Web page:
The holiday of Hanukkah was instituted primarily to commemorate the re-dedication of the altar in the Temple. The Baḥ explains that the Sages instituted kindling lights as the mitzva of Hanukkah to underscore that the Maccabees went to war to preserve the sanctity of the nation and the sanctity of the Temple, not to defend their lives.
The Gemara teaches that the year following the miraculous victory over the Greeks the Sages instituted an eight day holiday of lights. Some point out that since there was sufficient oil to burn for one day, the miracle lasted only seven days. Why, then, is Hanukkah celebrated for eight days? Many answers to this question have been suggested.
For one, Rabbi Yosef Karo maintained that only one eighth of the oil burned on the first day, so it was immediately clear that a miracle had been performed. Others explained that, from the outset, the priests placed only one-eighth of the oil from the cruse in the candelabrum, and it miraculously burned all day (The Me’iri). Yet others suggested that Hanukkah commemorates two miracles; first, the discovery of the cruse of pure oil on the first day, and second, the fact that it lasted seven additional days (She’erit Kenesset HaGedola). There is also an opinion that the eight days commemorate the reinstating of the mitzva of circumcision, banned by the Greeks, which is performed on the eighth day after birth (Sefer HaItim).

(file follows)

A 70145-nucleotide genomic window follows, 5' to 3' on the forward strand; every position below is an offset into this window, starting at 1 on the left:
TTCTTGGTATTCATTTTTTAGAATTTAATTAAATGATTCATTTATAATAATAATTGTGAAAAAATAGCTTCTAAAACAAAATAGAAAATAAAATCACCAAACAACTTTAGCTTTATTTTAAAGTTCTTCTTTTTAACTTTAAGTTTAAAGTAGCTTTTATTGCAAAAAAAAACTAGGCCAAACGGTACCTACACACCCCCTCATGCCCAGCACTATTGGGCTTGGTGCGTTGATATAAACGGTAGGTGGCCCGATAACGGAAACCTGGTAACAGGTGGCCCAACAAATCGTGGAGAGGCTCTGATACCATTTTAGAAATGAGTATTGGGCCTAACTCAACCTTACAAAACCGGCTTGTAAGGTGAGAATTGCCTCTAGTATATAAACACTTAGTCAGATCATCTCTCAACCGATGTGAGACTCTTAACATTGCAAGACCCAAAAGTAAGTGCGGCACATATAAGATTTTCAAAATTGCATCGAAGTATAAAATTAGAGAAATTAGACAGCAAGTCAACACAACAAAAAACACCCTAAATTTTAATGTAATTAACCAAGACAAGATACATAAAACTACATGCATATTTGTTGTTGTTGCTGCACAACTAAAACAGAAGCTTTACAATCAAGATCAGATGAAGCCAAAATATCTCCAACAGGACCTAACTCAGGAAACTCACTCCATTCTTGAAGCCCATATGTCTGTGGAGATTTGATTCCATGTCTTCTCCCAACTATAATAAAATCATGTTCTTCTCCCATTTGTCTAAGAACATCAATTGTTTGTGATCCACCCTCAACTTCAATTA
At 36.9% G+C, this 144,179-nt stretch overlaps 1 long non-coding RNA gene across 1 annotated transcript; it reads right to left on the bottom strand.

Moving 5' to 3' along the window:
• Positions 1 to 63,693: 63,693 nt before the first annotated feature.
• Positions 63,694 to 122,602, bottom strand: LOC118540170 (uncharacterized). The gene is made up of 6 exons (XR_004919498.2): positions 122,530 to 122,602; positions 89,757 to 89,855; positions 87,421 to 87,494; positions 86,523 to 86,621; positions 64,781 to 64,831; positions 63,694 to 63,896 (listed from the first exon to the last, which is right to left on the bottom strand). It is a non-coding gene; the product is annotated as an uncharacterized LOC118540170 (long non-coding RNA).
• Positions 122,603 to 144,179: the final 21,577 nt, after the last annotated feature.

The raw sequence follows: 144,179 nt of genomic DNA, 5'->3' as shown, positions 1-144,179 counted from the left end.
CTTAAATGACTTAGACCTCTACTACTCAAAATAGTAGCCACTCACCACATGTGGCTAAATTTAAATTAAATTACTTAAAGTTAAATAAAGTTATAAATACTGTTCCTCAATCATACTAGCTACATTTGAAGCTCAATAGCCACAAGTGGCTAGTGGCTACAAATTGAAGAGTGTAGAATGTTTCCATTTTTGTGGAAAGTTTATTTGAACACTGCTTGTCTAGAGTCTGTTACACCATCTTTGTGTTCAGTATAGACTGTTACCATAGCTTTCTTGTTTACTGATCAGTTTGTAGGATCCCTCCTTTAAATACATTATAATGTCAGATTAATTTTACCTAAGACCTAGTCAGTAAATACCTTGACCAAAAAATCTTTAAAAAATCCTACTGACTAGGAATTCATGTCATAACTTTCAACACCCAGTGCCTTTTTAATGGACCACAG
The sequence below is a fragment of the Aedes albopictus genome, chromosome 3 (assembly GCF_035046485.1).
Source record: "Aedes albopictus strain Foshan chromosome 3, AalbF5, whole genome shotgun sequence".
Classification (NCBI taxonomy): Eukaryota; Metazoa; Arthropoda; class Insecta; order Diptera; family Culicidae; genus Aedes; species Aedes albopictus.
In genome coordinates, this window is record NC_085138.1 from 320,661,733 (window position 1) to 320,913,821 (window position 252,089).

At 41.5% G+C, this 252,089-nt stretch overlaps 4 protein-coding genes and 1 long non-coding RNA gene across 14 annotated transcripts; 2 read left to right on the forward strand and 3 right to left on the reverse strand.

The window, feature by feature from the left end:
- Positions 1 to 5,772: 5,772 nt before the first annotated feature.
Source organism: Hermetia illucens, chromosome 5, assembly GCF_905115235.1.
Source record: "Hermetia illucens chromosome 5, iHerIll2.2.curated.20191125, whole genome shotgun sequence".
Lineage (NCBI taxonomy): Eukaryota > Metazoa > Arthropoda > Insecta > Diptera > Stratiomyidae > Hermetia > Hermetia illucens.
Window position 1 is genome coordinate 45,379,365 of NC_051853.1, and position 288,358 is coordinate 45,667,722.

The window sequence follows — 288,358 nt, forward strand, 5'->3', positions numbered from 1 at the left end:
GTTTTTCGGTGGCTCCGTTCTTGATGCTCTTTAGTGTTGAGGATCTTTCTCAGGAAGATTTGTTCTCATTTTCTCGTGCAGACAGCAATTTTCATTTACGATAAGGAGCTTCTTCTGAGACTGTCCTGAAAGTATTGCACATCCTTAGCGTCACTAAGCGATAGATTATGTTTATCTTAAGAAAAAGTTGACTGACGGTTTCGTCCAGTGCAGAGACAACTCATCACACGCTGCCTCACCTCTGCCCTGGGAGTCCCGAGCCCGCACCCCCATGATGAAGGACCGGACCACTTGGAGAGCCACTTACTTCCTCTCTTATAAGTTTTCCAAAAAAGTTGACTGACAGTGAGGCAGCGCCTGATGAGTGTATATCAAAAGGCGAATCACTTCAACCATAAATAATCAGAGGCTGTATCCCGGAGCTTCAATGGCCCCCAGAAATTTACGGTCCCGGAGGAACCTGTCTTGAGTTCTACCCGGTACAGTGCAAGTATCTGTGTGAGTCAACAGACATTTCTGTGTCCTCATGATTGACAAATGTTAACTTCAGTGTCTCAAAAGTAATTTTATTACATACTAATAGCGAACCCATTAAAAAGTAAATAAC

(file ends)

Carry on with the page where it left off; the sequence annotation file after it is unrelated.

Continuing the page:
Another question was raised regarding the need for an eight day holiday. Why couldn’t a supply of pure oil have been procured sooner? The Ge’onim suggest that the pure oil came from Tekoa in the tribal territory of Asher in the upper Galilee, and the round trip from Jerusalem took eight days. Others say that all the Jews were ritually impure from contact with corpses, and therefore they were required to wait seven days to complete the purification process (Rabbi Eliyahu Mizraḥi).
22a-b: The Sanctity of Hanukkah Candles